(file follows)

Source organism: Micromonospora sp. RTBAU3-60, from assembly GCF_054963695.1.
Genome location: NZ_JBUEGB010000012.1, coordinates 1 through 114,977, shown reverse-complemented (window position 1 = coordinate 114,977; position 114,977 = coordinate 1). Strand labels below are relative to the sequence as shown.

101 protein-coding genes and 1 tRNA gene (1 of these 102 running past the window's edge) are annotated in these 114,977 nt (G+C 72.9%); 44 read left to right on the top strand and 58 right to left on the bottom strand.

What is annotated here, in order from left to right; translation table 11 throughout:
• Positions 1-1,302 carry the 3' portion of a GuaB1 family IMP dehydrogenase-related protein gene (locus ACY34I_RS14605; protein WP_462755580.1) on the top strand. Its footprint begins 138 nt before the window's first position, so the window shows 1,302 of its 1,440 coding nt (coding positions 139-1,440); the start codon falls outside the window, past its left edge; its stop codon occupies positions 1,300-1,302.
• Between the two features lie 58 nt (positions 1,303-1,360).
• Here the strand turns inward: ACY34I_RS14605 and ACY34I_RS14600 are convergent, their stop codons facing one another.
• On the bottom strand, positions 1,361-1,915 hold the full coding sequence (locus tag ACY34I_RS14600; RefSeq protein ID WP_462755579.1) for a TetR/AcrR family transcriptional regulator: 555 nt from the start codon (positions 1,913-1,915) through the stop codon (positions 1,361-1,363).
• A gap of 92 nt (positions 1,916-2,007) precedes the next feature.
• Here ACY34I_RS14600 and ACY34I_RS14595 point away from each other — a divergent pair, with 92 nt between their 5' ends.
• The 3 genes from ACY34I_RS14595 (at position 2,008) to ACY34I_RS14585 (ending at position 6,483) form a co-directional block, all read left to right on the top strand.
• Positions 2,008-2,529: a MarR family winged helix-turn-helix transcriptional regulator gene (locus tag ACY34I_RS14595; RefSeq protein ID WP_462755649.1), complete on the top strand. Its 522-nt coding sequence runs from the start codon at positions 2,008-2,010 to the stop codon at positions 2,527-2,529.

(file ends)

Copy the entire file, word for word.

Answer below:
Source organism: Micromonospora sp. RTBAU3-60, from assembly GCF_054963695.1.
Genome location: NZ_JBUEGB010000012.1, coordinates 1 through 114,977, shown reverse-complemented (window position 1 = coordinate 114,977; position 114,977 = coordinate 1). Strand labels below are relative to the sequence as shown.

101 protein-coding genes and 1 tRNA gene (1 of these 102 running past the window's edge) are annotated in these 114,977 nt (G+C 72.9%); 44 read left to right on the top strand and 58 right to left on the bottom strand.

What is annotated here, in order from left to right; translation table 11 throughout:
• Positions 1-1,302 carry the 3' portion of a GuaB1 family IMP dehydrogenase-related protein gene (locus ACY34I_RS14605; protein WP_462755580.1) on the top strand. Its footprint begins 138 nt before the window's first position, so the window shows 1,302 of its 1,440 coding nt (coding positions 139-1,440); the start codon falls outside the window, past its left edge; its stop codon occupies positions 1,300-1,302.
• Between the two features lie 58 nt (positions 1,303-1,360).
• Here the strand turns inward: ACY34I_RS14605 and ACY34I_RS14600 are convergent, their stop codons facing one another.
• On the bottom strand, positions 1,361-1,915 hold the full coding sequence (locus tag ACY34I_RS14600; RefSeq protein ID WP_462755579.1) for a TetR/AcrR family transcriptional regulator: 555 nt from the start codon (positions 1,913-1,915) through the stop codon (positions 1,361-1,363).
• A gap of 92 nt (positions 1,916-2,007) precedes the next feature.
• Here ACY34I_RS14600 and ACY34I_RS14595 point away from each other — a divergent pair, with 92 nt between their 5' ends.
• The 3 genes from ACY34I_RS14595 (at position 2,008) to ACY34I_RS14585 (ending at position 6,483) form a co-directional block, all read left to right on the top strand.
• Positions 2,008-2,529: a MarR family winged helix-turn-helix transcriptional regulator gene (locus tag ACY34I_RS14595; RefSeq protein ID WP_462755649.1), complete on the top strand. Its 522-nt coding sequence runs from the start codon at positions 2,008-2,010 to the stop codon at positions 2,527-2,529.